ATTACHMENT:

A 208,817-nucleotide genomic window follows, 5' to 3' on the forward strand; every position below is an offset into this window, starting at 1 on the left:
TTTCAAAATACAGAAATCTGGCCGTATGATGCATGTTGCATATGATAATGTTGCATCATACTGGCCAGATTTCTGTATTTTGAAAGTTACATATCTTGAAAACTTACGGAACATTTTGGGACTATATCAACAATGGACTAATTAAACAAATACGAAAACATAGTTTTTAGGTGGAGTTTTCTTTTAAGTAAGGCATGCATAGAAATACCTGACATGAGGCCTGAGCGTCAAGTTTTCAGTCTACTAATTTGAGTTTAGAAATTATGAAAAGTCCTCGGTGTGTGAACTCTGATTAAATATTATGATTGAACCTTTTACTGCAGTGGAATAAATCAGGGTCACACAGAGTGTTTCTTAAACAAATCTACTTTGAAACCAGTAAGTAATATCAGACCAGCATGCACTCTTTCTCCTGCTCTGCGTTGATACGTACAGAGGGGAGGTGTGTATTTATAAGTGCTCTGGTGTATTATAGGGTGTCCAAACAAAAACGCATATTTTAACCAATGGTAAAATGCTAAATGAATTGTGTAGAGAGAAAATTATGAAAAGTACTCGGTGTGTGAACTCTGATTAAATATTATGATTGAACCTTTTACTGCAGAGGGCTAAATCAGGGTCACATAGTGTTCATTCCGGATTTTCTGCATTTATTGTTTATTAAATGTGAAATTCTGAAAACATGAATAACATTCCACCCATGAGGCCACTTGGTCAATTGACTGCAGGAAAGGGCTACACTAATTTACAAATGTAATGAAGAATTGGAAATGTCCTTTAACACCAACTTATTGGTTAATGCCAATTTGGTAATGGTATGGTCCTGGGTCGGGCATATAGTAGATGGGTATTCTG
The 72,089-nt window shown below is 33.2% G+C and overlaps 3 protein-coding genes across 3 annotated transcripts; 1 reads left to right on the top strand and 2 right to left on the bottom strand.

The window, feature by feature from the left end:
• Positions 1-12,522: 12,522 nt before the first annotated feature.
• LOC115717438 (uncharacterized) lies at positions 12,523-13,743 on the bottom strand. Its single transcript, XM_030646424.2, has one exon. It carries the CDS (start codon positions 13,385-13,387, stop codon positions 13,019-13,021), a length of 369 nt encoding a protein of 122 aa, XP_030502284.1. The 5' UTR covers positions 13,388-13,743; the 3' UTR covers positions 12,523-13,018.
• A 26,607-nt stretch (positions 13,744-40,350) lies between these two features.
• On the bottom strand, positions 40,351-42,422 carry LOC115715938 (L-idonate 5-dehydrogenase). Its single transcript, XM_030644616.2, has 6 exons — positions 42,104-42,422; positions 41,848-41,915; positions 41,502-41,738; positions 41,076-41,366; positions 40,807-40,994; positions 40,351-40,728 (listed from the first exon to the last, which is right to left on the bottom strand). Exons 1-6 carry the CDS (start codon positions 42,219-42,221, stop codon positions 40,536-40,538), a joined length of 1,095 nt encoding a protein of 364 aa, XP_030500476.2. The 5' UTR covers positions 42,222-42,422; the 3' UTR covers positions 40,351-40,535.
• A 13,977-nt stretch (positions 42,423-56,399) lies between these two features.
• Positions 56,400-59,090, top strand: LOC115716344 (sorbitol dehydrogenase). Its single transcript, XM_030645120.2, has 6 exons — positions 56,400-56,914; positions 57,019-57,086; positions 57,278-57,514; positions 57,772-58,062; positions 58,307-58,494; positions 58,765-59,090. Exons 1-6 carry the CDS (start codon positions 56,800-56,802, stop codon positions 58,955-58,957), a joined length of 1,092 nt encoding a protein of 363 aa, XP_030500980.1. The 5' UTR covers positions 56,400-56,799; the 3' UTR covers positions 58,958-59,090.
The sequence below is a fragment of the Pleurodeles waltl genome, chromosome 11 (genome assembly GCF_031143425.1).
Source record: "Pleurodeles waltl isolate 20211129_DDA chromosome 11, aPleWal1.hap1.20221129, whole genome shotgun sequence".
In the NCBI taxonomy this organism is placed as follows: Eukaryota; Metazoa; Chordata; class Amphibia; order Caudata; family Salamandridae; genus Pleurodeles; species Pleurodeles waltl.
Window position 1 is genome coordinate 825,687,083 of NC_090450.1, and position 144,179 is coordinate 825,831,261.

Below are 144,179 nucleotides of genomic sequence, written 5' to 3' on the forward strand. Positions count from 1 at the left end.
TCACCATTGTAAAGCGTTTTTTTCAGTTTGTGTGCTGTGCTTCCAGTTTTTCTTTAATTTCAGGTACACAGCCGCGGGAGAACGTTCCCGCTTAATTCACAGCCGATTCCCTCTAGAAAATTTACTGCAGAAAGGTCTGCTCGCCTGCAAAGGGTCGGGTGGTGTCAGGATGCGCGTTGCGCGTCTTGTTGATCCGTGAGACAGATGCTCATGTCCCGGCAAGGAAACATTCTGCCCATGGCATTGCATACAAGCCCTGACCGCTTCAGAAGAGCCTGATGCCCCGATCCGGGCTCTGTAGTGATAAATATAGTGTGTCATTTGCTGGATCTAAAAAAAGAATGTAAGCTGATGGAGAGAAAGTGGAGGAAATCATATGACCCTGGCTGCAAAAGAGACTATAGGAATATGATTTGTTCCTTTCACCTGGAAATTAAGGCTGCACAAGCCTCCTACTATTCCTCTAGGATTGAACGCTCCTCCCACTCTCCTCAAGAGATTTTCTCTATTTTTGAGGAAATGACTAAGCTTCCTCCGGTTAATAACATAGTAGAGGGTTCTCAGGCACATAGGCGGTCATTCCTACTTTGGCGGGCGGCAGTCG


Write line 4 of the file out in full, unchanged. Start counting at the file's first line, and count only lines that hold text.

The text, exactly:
The window, feature by feature from the left end: